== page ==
I decided to look in more detail at Pacific SST in the four Niño ENSO areas and plot more a more detailed weekly graphs of SST and anomalies rather than rely on the monthly values as I’ve done till now. The weekly data is provided by NCEP, and extends back to January 1990. ENSO calculations are complicated and most countries that have an interest have different approaches for what constitutes an El Niño or a La Niña event. We are at the moment in a weakish El Niño event that started in September of 2018 and which at the moment looks like it’s about to falter.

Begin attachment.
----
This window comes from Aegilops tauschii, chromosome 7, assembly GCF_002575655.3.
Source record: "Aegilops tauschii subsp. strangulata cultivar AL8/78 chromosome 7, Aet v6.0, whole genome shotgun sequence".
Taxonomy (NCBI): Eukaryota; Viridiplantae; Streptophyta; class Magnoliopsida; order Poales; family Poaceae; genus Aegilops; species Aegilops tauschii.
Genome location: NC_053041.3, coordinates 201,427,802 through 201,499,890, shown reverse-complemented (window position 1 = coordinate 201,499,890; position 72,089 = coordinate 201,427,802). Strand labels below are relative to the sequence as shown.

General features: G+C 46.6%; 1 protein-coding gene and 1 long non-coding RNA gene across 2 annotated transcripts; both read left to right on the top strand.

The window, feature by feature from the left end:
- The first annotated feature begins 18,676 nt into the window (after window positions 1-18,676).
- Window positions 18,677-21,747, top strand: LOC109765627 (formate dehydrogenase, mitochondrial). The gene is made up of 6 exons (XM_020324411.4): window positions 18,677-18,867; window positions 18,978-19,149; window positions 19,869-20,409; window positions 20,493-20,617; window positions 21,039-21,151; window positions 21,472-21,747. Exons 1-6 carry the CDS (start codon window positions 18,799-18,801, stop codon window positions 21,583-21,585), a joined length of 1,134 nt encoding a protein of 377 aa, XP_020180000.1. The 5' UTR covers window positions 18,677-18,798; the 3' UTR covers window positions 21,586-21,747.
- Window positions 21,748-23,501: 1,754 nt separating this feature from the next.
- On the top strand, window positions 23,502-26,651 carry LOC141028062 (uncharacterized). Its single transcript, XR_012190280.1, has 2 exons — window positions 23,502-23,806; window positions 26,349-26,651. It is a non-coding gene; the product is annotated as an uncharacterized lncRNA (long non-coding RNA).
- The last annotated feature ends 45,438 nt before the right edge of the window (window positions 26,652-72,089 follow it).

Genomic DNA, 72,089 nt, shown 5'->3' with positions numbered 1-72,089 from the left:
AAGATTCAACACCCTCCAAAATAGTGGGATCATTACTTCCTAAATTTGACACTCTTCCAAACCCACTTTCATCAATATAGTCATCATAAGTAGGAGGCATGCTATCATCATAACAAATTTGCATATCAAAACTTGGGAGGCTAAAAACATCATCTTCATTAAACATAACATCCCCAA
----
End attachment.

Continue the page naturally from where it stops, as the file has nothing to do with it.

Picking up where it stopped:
According to the updated NCEP report of 20th May “El Niño is likely to continue through the Northern Hemisphere summer 2019 (70% chance) and fall (55-60% chance)“. They go on to say “Since early June 2018, near-to-above average SSTs have been present across most of the Pacific Ocean. During February 2019, positive SST anomalies strengthened across most of the equatorial Pacific. In the last month, positive SST anomalies weakened across the eastcentral Pacific Ocean”. The weakening that they mention is the cooling of SST in the Niño area 1+2, that’s the blue line in the graph below, which as you can see has fallen back steeply and is giving zero SST anomalies off the coast of Chile at the moment.